Antonio Gutierrez (they/them/theirs) is the strategic coordinator and co-founder of Organized Communities Against Deportations (OCAD), an organization that defends its communities, challenges the institutions that target and dehumanize them, and builds collective power. Gutierrez uses their voice to influence the mainstream narrative that impacts them and their community. Gutierrez has helped co-found three social justice organizations in the Chicago area and has been recognized as a change agent on the Windy City Times "30 under 30" list.

Dixon Romeo (he/him/his) is the de facto leader of Not Me We—a community organization focusing on housing, organization education and mutual aid org which evolved from weekly mutual aid grocery distribution and tenant organizing in 2020. Not Me We is now fiscally sponsored by Southside Together Organizing for Power (STOP), of which Dixon is a member, and is active in the Obama Community Benefits Agreement Coalition, along with Not Me We. STOP's mission is to advance economic and social human rights by organizing and developing leadership among people most affected by economic and racial oppression.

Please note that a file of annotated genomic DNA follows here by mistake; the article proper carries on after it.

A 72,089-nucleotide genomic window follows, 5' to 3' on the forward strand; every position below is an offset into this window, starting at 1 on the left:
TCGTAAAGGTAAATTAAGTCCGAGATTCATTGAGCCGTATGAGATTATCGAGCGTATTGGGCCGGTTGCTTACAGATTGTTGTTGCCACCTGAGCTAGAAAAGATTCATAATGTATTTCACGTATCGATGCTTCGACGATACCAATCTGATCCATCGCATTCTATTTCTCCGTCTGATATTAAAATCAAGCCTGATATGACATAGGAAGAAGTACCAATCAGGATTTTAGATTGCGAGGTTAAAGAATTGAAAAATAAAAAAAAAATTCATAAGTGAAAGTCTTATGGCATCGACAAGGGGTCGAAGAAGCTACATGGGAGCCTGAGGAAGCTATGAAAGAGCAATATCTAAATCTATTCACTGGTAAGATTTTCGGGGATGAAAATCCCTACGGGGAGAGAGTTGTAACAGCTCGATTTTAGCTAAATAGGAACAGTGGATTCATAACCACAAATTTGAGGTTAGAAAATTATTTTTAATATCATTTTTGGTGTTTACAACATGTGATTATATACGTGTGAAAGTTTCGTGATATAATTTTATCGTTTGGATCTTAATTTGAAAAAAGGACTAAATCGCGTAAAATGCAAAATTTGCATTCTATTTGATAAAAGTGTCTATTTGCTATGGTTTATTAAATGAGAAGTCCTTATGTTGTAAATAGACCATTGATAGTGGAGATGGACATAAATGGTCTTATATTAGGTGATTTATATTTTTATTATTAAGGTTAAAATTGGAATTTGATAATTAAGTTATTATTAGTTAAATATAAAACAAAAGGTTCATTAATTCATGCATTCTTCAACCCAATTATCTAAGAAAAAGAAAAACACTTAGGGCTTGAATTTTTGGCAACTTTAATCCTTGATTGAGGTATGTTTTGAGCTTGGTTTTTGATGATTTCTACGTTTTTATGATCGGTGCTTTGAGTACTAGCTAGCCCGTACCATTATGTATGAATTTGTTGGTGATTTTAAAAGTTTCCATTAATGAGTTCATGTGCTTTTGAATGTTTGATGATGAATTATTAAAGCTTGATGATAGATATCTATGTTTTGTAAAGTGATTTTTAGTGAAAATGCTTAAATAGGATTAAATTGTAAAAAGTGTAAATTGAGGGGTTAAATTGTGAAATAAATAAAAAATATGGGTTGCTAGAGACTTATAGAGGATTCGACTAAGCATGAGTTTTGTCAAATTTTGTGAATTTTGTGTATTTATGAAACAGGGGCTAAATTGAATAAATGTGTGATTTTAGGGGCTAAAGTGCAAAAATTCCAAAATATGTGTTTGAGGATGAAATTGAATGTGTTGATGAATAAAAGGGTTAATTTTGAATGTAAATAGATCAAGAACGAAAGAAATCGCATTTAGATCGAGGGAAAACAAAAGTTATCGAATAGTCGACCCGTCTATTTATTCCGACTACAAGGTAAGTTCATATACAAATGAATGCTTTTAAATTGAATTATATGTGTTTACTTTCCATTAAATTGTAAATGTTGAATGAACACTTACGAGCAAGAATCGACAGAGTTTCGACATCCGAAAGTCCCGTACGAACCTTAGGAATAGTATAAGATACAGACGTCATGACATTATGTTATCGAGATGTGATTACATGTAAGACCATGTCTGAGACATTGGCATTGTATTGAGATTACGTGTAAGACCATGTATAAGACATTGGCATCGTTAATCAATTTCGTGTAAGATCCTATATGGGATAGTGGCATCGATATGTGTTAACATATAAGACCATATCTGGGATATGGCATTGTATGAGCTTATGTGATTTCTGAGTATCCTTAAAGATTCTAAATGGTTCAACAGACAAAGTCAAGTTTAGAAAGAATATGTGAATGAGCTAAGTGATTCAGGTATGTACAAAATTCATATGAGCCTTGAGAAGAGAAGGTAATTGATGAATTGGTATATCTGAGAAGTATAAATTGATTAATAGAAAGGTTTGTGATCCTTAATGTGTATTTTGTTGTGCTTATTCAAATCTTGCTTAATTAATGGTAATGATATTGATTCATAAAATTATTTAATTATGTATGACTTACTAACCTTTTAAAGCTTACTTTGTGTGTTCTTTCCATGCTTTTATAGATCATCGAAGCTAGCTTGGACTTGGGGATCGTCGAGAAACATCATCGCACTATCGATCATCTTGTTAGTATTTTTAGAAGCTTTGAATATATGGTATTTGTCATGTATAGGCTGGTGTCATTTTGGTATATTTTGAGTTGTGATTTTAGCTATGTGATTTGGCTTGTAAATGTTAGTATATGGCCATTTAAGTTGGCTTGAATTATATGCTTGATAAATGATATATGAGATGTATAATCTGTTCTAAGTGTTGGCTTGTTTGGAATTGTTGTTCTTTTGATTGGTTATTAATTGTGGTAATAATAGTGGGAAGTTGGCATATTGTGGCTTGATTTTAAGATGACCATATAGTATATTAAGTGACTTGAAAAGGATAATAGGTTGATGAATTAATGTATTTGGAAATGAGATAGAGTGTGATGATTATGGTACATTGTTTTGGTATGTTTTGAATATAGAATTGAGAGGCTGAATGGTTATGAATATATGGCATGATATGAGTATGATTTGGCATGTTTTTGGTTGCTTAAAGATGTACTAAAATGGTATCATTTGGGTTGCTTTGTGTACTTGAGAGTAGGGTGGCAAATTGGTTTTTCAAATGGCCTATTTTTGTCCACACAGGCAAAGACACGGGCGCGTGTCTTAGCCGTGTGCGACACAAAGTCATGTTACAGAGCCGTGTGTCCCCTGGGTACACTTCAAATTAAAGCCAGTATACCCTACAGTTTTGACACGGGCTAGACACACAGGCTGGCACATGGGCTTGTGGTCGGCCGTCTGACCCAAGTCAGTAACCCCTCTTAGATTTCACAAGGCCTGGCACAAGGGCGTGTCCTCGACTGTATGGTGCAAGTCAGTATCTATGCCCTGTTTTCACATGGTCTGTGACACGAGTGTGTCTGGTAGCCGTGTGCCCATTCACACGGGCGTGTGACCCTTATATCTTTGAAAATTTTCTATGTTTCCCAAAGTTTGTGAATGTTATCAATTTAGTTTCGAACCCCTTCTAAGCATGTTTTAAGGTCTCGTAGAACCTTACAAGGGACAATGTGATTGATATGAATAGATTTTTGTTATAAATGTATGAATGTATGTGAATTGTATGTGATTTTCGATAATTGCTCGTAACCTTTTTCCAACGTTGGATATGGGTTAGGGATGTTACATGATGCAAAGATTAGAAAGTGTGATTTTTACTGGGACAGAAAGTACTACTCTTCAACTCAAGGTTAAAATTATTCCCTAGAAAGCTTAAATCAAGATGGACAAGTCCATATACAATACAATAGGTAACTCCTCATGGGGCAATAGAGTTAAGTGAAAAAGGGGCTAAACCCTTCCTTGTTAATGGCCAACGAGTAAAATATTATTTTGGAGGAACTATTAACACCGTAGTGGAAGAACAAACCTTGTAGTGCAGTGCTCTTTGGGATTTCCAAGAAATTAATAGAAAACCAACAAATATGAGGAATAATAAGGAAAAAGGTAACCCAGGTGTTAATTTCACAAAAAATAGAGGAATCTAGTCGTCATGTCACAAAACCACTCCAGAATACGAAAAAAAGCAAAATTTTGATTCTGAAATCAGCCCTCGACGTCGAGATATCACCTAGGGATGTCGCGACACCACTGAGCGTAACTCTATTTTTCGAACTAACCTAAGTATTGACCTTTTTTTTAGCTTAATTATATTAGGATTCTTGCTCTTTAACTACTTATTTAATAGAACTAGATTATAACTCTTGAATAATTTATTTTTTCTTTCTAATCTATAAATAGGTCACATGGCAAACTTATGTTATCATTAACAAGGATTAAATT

Tanya Watkins (she/her/hers) is the executive director of Southsiders Organized for Unity and Liberation (SOUL), a multi-issue, faith-based, social justice organization that assists residents in building power. Under her leadership, SOUL has been pivotal in the fight for police accountability and community investment in Chicago and helped pave the way for the passage of the Pretrial Fairness Act. Watkins serves on the board of directors for the BlackRoots Alliance and on the advisory board for Black Lives Matter Chicago.

Dr. Dorene P. Wiese (she/her/hers), an Ojibwe tribal member, is chief executive officer of the American Indian Association of Illinois, an urban-based nonprofit dedicated to transforming American Indian education into an experience founded in Native culture, language, and history. Wiese is a political strategist, educator, organizer, artist, media agent, and leader in the Urban American Indian movement. She is a founding member of the Chicago American Indian Community Collaborative. In 1972, she became the first American Indian filmmaker in Chicago.